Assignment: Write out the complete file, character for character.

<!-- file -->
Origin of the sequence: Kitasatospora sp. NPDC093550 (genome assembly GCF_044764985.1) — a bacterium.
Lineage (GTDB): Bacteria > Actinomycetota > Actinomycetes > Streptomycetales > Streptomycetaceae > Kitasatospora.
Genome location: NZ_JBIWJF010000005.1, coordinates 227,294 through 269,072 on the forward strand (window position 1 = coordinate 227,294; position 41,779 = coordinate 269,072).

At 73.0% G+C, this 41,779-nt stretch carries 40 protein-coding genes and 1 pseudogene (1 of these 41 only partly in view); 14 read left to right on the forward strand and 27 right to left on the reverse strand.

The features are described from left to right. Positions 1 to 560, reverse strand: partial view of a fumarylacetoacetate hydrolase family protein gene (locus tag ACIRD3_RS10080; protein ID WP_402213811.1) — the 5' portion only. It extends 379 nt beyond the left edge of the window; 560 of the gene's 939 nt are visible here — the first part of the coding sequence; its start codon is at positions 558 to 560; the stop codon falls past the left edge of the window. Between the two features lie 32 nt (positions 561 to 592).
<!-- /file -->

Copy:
Origin of the sequence: Kitasatospora sp. NPDC093550 (genome assembly GCF_044764985.1) — a bacterium.
Lineage (GTDB): Bacteria > Actinomycetota > Actinomycetes > Streptomycetales > Streptomycetaceae > Kitasatospora.
Genome location: NZ_JBIWJF010000005.1, coordinates 227,294 through 269,072 on the forward strand (window position 1 = coordinate 227,294; position 41,779 = coordinate 269,072).

At 73.0% G+C, this 41,779-nt stretch carries 40 protein-coding genes and 1 pseudogene (1 of these 41 only partly in view); 14 read left to right on the forward strand and 27 right to left on the reverse strand.

The features are described from left to right. Positions 1 to 560, reverse strand: partial view of a fumarylacetoacetate hydrolase family protein gene (locus tag ACIRD3_RS10080; protein ID WP_402213811.1) — the 5' portion only. It extends 379 nt beyond the left edge of the window; 560 of the gene's 939 nt are visible here — the first part of the coding sequence; its start codon is at positions 558 to 560; the stop codon falls past the left edge of the window. Between the two features lie 32 nt (positions 561 to 592).